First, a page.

SpaceX revs up for first launch since June mishap: Will this be different?
After an unsuccessful rocket launch in June, SpaceX is back at it.
After an unsuccessful rocket launch in June, Space Exploration Technologies Corp. is back at it. Elon Musk’s experimental spaceflight company, which tests rockets with the eventual goal of putting humans on other planets, rescheduled the launch of its upgraded Falcon 9 rocket for Monday evening.
This launch will be the first since the losing 2 tons of cargo bound for the International Space Station in an explosion just two minutes after launch in June. The true test of Monday's launch will be two-fold. The first goal is to see whether adjustments made since the failed launch six months ago will prove sufficient. The second test will come after the rocket delivers a payload of 11 satellites into space, as SpaceX is hoping to be able to return the booster to Earth intact for reuse. The launch, initially planned for Sunday evening, was delayed to give the rocket a better chance at success.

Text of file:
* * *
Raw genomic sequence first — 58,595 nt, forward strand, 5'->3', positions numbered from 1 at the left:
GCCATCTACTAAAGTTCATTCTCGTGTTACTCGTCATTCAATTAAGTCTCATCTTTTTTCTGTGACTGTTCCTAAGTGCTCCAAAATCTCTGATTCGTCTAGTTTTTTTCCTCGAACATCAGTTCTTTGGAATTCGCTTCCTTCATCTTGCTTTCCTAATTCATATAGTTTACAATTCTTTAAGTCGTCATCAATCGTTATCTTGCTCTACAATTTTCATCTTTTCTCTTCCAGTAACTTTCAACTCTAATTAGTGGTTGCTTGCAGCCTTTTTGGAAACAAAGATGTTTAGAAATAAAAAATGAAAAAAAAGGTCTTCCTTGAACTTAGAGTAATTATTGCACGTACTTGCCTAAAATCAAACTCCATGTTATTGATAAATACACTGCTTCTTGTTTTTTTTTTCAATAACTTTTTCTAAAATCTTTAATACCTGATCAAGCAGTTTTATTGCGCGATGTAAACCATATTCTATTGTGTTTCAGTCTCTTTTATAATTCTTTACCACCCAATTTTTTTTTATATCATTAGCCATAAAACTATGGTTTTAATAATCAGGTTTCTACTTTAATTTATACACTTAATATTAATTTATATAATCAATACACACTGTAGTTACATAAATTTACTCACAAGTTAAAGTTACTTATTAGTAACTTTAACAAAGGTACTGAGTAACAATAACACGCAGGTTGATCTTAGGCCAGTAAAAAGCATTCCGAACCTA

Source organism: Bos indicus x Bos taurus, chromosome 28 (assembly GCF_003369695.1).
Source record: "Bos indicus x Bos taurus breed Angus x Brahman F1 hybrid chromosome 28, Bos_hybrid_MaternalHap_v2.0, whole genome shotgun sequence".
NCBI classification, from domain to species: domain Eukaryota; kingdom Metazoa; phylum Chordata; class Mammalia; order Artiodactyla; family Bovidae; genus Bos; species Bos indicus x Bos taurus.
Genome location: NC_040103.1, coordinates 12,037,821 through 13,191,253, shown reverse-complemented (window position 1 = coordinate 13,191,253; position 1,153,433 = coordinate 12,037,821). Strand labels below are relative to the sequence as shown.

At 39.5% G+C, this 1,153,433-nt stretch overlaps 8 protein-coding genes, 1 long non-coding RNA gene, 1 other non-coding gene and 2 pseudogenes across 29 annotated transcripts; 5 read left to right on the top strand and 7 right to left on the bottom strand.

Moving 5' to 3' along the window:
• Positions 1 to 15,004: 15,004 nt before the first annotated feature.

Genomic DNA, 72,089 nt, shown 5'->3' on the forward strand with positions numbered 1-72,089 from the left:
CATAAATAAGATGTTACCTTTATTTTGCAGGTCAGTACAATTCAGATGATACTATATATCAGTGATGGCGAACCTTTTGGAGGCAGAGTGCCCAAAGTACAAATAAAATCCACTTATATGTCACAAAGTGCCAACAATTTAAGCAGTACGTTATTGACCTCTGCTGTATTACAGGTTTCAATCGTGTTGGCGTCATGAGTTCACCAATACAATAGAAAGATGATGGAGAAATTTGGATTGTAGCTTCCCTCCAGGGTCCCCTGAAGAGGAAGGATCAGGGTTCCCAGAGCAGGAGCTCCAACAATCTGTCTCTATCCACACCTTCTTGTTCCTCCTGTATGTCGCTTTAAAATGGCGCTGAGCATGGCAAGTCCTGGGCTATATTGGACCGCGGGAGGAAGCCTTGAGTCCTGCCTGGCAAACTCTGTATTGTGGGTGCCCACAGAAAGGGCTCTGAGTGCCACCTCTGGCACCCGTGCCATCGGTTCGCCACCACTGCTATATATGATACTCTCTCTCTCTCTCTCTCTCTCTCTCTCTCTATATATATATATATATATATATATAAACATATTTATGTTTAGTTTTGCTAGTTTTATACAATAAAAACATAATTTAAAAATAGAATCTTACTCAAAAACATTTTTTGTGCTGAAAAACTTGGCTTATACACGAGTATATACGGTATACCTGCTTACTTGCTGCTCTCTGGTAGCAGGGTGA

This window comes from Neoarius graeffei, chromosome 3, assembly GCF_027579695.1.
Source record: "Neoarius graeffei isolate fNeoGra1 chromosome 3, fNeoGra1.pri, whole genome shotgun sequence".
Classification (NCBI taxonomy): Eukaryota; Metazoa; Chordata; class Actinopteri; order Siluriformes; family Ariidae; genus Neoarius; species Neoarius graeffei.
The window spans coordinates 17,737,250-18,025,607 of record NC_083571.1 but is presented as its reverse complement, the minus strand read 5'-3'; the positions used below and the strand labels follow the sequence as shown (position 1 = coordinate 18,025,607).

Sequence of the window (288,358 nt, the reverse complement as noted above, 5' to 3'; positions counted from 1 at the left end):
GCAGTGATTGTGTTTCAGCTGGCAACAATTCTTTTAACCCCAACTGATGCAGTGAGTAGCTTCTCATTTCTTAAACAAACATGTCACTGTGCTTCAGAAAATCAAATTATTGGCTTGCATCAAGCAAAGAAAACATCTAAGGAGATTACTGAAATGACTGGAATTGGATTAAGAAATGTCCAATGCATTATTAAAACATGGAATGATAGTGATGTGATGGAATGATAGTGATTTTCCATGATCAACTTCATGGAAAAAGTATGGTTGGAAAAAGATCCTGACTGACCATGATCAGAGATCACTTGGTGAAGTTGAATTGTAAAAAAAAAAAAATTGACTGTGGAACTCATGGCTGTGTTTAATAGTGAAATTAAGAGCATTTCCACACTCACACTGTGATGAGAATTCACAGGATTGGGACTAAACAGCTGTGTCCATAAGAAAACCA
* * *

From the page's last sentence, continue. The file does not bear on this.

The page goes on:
"Tomorrow night (Monday) has a 10 percent higher chance of good landing. Punting 24 hours," Mr. Musk wrote on Twitter.
SpaceX’s previous attempts at relanding its rockets on their launch pads have not been successful, but those landing platforms were all at sea. This is the first time the company will attempt to launch and then return one of its rockets to dry land.
The new Falcon 9 rocket is also much more powerful than its predecessor, which disintegrated before it could bring cargo to the International Space Station for NASA.
The new Falcon 9 boasts an increased thrust capacity, which may improve its chances of getting into low-Earth orbit and back. It will be carrying 11 small communications satellites for ORBCOMM Inc, a New Jersey-based company that specializes in machine to machine communications.
The launch will take place at Cape Canaveral Air Force Station in Florida.
In November, Blue Origin, a SpaceX rival founded by Amazon CEO Jeff Bezos, made a successful landing test of its own reusable rocket New Shepard. The rocket flew to its test altitude of 329,839 feet before returning to its launch pad.
“Now safely tucked away at our launch site in West Texas is the rarest of beasts—a used rocket,” Mr. Bezos said in a press release.
However, unlike SpaceX, which has conducted more than 60 launches, Blue Origin is still conducting test flights.
This report contains material from Reuters.